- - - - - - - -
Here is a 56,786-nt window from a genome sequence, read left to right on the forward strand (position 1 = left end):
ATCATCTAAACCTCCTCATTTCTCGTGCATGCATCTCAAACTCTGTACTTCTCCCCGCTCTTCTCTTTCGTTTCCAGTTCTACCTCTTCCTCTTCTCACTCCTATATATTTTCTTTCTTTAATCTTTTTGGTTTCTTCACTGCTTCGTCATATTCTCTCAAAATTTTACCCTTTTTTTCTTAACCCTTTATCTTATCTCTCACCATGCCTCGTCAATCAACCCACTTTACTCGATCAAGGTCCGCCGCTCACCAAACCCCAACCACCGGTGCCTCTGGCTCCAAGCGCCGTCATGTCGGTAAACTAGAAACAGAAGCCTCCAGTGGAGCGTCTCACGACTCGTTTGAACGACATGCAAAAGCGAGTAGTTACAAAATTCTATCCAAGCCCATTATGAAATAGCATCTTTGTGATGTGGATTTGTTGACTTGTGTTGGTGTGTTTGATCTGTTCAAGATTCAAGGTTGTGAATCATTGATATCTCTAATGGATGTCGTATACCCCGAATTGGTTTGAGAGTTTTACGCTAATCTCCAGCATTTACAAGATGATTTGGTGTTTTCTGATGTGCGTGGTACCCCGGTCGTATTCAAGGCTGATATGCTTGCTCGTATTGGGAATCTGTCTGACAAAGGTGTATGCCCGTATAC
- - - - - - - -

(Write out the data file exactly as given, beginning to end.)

Here is a 56,786-nt window from a genome sequence, read left to right on the forward strand (position 1 = left end):
ATCATCTAAACCTCCTCATTTCTCGTGCATGCATCTCAAACTCTGTACTTCTCCCCGCTCTTCTCTTTCGTTTCCAGTTCTACCTCTTCCTCTTCTCACTCCTATATATTTTCTTTCTTTAATCTTTTTGGTTTCTTCACTGCTTCGTCATATTCTCTCAAAATTTTACCCTTTTTTTCTTAACCCTTTATCTTATCTCTCACCATGCCTCGTCAATCAACCCACTTTACTCGATCAAGGTCCGCCGCTCACCAAACCCCAACCACCGGTGCCTCTGGCTCCAAGCGCCGTCATGTCGGTAAACTAGAAACAGAAGCCTCCAGTGGAGCGTCTCACGACTCGTTTGAACGACATGCAAAAGCGAGTAGTTACAAAATTCTATCCAAGCCCATTATGAAATAGCATCTTTGTGATGTGGATTTGTTGACTTGTGTTGGTGTGTTTGATCTGTTCAAGATTCAAGGTTGTGAATCATTGATATCTCTAATGGATGTCGTATACCCCGAATTGGTTTGAGAGTTTTACGCTAATCTCCAGCATTTACAAGATGATTTGGTGTTTTCTGATGTGCGTGGTACCCCGGTCGTATTCAAGGCTGATATGCTTGCTCGTATTGGGAATCTGTCTGACAAAGGTGTATGCCCGTATAC